There have been experiments in direct brain-to-brain communication before, but that's now extending to full-fledged networks. Researchers have developed a three-person brain network that lets participants send thoughts to each other -- in this case, to play a Tetris-style game. It used familiar technology, but in a much more scalable format.
The network relied on a combination of electroencephalograms to record electrical activity and transcranial magnetic stimulation to send info. Only one person could both send and receive data, but they also couldn't see the full screen -- that was up to two people who could send thoughts to the receiver. Those two would issue commands to rotate a block by focusing their attention on LEDs flashing at different frequencies, modifying their brain signals. The receiver would not only know whether or not to change the block, but could even determine whether or not one of the senders was playing a trick.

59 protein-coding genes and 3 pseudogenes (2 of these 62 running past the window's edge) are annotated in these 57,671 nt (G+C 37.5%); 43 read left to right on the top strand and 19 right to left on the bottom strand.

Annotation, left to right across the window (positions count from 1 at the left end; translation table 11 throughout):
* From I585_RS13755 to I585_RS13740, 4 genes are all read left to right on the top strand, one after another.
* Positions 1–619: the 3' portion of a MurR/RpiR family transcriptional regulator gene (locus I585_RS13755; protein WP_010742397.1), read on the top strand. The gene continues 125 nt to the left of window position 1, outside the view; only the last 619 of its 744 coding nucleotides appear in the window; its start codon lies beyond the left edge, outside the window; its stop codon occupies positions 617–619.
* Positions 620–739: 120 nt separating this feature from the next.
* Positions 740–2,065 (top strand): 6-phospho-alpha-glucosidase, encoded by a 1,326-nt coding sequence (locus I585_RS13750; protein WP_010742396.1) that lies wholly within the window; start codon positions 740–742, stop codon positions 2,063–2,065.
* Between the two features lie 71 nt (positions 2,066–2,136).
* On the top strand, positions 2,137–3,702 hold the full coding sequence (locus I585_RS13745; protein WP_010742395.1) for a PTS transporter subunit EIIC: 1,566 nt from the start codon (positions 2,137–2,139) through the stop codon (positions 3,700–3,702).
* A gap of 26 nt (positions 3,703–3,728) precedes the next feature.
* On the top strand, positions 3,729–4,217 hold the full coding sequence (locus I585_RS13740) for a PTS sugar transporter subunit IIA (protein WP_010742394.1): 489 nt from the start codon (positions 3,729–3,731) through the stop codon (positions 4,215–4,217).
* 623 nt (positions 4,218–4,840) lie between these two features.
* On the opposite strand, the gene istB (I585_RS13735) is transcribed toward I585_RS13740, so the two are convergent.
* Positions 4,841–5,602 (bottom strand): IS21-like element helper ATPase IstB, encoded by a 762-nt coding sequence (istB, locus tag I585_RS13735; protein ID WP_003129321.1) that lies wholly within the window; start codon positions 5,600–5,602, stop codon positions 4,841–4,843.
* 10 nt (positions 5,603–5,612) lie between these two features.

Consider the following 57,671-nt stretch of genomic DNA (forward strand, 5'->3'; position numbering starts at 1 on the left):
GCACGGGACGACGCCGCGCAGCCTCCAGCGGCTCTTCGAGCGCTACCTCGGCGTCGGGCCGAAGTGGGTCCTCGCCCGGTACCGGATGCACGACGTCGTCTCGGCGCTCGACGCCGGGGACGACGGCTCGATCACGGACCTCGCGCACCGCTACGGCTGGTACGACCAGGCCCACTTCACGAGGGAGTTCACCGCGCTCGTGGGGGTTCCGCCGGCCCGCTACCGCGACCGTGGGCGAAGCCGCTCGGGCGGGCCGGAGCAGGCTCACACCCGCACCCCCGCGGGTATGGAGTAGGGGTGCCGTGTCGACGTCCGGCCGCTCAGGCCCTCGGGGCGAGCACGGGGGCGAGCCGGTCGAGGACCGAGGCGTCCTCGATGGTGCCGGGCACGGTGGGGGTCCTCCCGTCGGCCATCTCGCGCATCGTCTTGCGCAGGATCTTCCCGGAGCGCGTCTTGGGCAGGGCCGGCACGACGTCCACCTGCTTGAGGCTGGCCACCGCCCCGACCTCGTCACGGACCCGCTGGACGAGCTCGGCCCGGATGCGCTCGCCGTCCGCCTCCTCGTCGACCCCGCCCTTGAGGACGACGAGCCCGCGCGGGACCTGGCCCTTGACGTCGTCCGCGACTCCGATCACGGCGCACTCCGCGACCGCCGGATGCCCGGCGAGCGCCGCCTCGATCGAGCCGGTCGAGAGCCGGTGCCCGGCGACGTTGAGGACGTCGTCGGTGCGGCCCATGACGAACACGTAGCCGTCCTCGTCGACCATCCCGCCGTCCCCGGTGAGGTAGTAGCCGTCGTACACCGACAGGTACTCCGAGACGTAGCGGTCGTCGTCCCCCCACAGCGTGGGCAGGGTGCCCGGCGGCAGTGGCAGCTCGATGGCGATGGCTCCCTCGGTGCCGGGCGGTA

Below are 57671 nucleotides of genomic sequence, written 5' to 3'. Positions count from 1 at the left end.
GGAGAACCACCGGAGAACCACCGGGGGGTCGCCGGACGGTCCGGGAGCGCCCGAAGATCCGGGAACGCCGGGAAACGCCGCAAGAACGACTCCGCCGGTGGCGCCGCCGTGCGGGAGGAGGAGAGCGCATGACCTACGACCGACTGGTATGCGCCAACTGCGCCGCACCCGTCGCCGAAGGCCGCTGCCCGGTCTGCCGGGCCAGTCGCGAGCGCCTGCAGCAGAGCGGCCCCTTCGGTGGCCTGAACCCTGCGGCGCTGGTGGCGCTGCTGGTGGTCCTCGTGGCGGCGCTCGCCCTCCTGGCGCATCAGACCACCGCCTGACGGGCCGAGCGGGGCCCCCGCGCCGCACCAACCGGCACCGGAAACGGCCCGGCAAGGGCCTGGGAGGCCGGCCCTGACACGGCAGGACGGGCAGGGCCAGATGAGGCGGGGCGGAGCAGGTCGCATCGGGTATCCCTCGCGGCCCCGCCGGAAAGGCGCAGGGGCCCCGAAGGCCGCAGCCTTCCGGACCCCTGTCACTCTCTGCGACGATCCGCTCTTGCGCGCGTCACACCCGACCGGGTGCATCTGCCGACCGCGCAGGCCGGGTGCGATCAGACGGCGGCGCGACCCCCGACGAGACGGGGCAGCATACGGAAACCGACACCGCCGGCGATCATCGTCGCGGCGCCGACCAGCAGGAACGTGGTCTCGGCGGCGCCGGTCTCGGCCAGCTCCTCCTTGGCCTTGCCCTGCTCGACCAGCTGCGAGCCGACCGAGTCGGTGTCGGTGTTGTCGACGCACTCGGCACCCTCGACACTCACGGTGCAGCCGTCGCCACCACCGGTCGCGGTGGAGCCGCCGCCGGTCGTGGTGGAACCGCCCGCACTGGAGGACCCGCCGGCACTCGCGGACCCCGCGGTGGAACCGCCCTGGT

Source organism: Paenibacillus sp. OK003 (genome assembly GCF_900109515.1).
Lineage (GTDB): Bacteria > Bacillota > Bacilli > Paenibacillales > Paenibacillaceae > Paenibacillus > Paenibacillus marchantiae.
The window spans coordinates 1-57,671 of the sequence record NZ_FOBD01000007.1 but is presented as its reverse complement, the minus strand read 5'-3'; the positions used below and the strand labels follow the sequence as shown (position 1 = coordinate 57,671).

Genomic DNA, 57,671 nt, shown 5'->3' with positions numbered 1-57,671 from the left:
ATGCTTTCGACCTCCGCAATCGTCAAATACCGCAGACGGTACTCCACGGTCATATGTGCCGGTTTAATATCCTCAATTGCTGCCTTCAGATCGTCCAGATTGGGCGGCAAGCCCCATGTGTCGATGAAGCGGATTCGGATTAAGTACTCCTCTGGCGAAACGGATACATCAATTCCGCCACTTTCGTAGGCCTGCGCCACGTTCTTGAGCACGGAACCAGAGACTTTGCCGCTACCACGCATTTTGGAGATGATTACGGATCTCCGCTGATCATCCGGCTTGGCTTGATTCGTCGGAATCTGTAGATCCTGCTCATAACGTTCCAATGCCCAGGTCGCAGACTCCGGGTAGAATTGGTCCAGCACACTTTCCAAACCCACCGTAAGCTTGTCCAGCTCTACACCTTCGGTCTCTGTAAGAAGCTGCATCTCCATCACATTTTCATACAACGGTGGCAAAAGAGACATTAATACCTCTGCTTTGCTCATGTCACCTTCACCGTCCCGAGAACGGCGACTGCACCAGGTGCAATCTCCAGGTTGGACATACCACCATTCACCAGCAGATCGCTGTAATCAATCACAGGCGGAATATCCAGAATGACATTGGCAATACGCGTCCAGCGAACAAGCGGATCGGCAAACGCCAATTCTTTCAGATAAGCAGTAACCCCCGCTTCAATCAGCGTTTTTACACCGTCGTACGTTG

This isn't telepathy by any stretch. It requires external intervention, and can only send one "bit" of data at a time. The technology could scale up to a much larger number of people, though, and it suggests that you could eventually transmit considerably more complex thoughts across groups. That could easily create confusion (not to mention raise serious privacy issues), but it could be useful for both new forms of communication and help scientists learn about the inner workings of the brain.